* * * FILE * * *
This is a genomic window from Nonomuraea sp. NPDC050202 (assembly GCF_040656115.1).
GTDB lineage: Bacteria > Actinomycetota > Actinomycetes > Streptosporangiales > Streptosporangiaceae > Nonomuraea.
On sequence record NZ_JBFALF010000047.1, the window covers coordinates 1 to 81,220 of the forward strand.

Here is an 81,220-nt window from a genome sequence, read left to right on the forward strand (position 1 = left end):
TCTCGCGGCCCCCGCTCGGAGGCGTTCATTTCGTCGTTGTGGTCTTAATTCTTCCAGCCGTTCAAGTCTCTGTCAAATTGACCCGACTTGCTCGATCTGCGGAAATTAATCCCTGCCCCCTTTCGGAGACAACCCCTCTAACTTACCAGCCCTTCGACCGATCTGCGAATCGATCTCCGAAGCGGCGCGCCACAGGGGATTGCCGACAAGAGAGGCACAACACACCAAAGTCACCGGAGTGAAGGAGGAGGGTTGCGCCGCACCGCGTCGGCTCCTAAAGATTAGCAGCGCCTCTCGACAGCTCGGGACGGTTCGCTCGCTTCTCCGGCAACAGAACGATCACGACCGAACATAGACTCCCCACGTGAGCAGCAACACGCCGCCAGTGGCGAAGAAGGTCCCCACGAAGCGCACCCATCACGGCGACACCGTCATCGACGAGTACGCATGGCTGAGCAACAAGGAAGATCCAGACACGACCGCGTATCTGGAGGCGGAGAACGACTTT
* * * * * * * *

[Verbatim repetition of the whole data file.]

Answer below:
This is a genomic window from Nonomuraea sp. NPDC050202 (assembly GCF_040656115.1).
GTDB lineage: Bacteria > Actinomycetota > Actinomycetes > Streptosporangiales > Streptosporangiaceae > Nonomuraea.
On sequence record NZ_JBFALF010000047.1, the window covers coordinates 1 to 81,220 of the forward strand.

Here is an 81,220-nt window from a genome sequence, read left to right on the forward strand (position 1 = left end):
TCTCGCGGCCCCCGCTCGGAGGCGTTCATTTCGTCGTTGTGGTCTTAATTCTTCCAGCCGTTCAAGTCTCTGTCAAATTGACCCGACTTGCTCGATCTGCGGAAATTAATCCCTGCCCCCTTTCGGAGACAACCCCTCTAACTTACCAGCCCTTCGACCGATCTGCGAATCGATCTCCGAAGCGGCGCGCCACAGGGGATTGCCGACAAGAGAGGCACAACACACCAAAGTCACCGGAGTGAAGGAGGAGGGTTGCGCCGCACCGCGTCGGCTCCTAAAGATTAGCAGCGCCTCTCGACAGCTCGGGACGGTTCGCTCGCTTCTCCGGCAACAGAACGATCACGACCGAACATAGACTCCCCACGTGAGCAGCAACACGCCGCCAGTGGCGAAGAAGGTCCCCACGAAGCGCACCCATCACGGCGACACCGTCATCGACGAGTACGCATGGCTGAGCAACAAGGAAGATCCAGACACGACCGCGTATCTGGAGGCGGAGAACGACTTT